The  Pyghtle


    we like older cars and innovative engineering











1914 Wolseley Stellite


In 1914 just before the outbreak of the First World War, the "Electrical & Ordnance Service Accessories Company" of Birmingham (a subsidiary of the Vickers Engineering company, who also owned Wolseley Motors Ltd. at the time), built 'Ward End Works' at Washwood Heath, between Common Lane and Drews Lane, on a 65-acre green-field site.

This was to produce the 'Stellite', a light car with a 1075 cc (62 mm bore x 89 mm stroke) ‘F-head’ 4-cylinder engine, rated at 8/10 hp engine, using bodywork and chassis manufactured at Wolseley's main 'Adderley Park' plant. 


After the war, Vickers instructed Wolseley to reintroduce the model as the "E2A" for a short period, but as Wolseley had just launched a new similar car, they stopped the 'Stellite' production in 1919.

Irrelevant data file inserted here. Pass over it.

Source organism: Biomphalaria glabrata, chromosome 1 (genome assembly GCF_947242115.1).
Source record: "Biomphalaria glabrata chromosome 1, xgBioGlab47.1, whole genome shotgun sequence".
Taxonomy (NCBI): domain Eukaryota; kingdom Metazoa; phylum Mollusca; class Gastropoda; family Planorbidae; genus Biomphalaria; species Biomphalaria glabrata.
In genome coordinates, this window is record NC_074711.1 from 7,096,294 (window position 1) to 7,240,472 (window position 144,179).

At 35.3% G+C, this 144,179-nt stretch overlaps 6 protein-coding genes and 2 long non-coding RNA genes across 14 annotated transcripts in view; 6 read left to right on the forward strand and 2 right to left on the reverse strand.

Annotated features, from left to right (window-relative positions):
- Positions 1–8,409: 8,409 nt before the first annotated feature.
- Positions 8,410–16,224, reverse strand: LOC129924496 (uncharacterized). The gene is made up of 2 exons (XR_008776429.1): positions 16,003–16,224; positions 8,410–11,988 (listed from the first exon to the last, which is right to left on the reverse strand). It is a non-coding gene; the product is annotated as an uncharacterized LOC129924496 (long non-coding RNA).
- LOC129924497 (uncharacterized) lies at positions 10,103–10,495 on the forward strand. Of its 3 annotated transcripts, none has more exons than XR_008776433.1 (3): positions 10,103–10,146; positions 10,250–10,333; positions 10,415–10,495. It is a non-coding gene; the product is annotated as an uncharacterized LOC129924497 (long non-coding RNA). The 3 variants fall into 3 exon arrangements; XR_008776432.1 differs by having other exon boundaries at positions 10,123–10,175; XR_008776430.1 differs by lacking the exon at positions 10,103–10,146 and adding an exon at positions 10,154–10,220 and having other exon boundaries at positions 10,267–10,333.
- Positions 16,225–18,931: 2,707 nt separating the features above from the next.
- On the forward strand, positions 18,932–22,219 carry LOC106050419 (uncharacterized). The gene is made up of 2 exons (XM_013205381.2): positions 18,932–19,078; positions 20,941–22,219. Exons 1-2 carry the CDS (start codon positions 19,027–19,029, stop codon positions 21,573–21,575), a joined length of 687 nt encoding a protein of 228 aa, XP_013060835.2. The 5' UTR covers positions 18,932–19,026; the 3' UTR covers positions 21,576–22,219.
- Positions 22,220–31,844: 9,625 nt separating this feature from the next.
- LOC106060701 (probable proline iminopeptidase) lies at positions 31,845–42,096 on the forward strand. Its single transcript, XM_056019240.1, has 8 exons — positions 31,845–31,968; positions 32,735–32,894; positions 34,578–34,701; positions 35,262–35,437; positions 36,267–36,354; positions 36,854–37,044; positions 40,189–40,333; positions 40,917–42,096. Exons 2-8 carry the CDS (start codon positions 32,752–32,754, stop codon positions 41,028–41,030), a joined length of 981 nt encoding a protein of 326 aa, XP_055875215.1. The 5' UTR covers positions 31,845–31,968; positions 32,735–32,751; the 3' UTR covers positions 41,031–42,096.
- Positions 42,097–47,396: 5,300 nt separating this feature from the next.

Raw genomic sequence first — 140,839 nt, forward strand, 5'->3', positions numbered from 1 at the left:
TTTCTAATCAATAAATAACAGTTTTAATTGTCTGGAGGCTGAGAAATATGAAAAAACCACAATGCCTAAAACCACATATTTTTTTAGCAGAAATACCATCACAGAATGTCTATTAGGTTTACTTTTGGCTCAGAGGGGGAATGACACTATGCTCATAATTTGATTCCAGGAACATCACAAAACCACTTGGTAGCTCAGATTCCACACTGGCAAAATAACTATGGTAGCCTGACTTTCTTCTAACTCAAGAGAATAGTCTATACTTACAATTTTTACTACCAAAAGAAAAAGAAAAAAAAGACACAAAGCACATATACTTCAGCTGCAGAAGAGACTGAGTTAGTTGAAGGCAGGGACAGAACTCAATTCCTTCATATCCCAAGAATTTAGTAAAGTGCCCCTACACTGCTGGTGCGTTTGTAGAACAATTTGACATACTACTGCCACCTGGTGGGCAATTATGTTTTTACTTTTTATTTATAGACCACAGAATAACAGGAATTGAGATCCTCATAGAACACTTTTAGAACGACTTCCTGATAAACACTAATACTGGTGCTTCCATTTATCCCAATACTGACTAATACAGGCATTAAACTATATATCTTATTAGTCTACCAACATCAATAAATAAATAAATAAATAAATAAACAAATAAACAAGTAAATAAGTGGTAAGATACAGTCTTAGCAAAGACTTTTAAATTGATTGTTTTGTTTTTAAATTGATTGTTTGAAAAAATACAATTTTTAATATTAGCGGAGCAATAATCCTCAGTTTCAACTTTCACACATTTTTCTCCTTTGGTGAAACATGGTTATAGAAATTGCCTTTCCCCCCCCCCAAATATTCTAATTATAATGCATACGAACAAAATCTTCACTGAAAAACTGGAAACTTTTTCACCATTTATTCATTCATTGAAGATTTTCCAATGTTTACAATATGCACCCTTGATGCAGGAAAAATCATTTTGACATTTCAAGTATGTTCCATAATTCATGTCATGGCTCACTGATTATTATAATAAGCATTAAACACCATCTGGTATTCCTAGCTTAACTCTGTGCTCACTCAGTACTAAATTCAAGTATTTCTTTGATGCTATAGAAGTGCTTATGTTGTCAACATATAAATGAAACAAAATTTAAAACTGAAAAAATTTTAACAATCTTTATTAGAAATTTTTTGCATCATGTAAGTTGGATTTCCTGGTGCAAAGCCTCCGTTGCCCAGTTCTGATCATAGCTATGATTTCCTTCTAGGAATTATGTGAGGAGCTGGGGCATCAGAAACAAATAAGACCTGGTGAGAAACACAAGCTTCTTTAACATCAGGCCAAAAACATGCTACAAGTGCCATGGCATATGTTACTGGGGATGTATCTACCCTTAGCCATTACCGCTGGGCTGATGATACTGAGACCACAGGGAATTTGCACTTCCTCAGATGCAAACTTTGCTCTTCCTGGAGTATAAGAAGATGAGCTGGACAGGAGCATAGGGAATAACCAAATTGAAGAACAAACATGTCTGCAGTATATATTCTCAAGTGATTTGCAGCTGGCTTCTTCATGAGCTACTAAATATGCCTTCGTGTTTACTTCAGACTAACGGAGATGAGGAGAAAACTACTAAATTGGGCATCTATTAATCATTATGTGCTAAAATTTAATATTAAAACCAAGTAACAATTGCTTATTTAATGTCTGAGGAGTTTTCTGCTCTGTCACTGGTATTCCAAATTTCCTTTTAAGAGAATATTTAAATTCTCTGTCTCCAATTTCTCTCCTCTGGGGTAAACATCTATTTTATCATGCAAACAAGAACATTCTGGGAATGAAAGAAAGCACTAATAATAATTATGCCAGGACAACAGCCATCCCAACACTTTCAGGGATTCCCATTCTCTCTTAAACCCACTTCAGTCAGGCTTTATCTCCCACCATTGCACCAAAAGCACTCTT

§ A 1914 Stellite took part in the Bexhill 100 event in 2000.

§ A 1915 Stellite recently sold in USA for $12,100.

§ The legendary photographer, Alfred Watkins had a 1919 Wolseley Stellite as his main transport, to attend events throughout Herefordshire and surrounding counties, for his work.

§ The Heritage Motor Centre, at Gaydon, have a 1919 Wolseley E2A Stellite, registration number BW285, which appeared in the "Phantom of the Opera" film.


Although the Stellite is contemporary with Elwood Haynes' discovery of the
high performance cobalt-chromium alloy of the same name, there is no apparent connection.